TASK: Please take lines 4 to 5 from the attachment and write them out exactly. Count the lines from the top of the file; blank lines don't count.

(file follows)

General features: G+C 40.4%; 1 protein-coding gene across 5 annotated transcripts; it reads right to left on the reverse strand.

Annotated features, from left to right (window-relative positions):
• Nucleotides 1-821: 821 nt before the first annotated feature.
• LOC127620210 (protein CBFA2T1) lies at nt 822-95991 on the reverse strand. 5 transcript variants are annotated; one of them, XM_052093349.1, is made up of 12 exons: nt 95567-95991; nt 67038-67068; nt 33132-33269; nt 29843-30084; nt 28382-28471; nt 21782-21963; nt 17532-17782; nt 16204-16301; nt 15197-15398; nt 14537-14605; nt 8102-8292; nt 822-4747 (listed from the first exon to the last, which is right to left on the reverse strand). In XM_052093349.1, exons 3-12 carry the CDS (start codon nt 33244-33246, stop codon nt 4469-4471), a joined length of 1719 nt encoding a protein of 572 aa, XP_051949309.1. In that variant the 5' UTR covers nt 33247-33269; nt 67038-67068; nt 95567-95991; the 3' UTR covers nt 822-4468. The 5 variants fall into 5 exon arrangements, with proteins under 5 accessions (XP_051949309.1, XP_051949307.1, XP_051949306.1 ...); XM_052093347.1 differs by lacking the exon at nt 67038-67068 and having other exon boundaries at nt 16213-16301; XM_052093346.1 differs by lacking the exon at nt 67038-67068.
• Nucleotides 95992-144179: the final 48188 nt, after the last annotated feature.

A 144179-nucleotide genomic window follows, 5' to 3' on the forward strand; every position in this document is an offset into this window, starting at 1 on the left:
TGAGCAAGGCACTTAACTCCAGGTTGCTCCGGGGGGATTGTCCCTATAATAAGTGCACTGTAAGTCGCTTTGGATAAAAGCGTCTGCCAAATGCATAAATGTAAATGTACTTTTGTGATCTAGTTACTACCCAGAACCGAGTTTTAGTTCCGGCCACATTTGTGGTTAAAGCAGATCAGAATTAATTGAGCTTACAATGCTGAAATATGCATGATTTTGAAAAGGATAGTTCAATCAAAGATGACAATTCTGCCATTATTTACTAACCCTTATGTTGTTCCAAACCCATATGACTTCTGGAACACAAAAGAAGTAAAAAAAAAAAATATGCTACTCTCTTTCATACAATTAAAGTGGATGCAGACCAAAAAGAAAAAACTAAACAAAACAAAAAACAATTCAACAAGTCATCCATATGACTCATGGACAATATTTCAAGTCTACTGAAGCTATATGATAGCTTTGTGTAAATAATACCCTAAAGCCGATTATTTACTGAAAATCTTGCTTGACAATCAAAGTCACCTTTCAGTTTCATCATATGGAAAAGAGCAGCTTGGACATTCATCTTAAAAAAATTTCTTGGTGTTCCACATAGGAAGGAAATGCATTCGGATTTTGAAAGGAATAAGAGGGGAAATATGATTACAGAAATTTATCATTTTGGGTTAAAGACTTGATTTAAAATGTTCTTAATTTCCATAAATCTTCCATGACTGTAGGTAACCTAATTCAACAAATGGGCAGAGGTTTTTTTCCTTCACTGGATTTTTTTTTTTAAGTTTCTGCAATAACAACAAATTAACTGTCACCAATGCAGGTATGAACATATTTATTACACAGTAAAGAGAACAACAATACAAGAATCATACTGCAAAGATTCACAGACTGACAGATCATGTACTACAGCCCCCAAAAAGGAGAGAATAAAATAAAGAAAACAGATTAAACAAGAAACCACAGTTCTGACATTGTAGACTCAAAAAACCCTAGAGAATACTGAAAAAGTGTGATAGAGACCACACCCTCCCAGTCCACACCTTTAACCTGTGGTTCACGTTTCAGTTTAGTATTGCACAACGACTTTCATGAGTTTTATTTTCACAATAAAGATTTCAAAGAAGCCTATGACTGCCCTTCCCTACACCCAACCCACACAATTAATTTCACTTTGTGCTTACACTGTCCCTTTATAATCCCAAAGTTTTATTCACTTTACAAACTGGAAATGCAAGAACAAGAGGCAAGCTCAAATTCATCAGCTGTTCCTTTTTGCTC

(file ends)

• LOC127620210 (protein CBFA2T1) lies at nt 822-95991 on the reverse strand. 5 transcript variants are annotated; one of them, XM_052093349.1, is made up of 12 exons: nt 95567-95991; nt 67038-67068; nt 33132-33269; nt 29843-30084; nt 28382-28471; nt 21782-21963; nt 17532-17782; nt 16204-16301; nt 15197-15398; nt 14537-14605; nt 8102-8292; nt 822-4747 (listed from the first exon to the last, which is right to left on the reverse strand). In XM_052093349.1, exons 3-12 carry the CDS (start codon nt 33244-33246, stop codon nt 4469-4471), a joined length of 1719 nt encoding a protein of 572 aa, XP_051949309.1. In that variant the 5' UTR covers nt 33247-33269; nt 67038-67068; nt 95567-95991; the 3' UTR covers nt 822-4468. The 5 variants fall into 5 exon arrangements, with proteins under 5 accessions (XP_051949309.1, XP_051949307.1, XP_051949306.1 ...); XM_052093347.1 differs by lacking the exon at nt 67038-67068 and having other exon boundaries at nt 16213-16301; XM_052093346.1 differs by lacking the exon at nt 67038-67068.
• Nucleotides 95992-144179: the final 48188 nt, after the last annotated feature.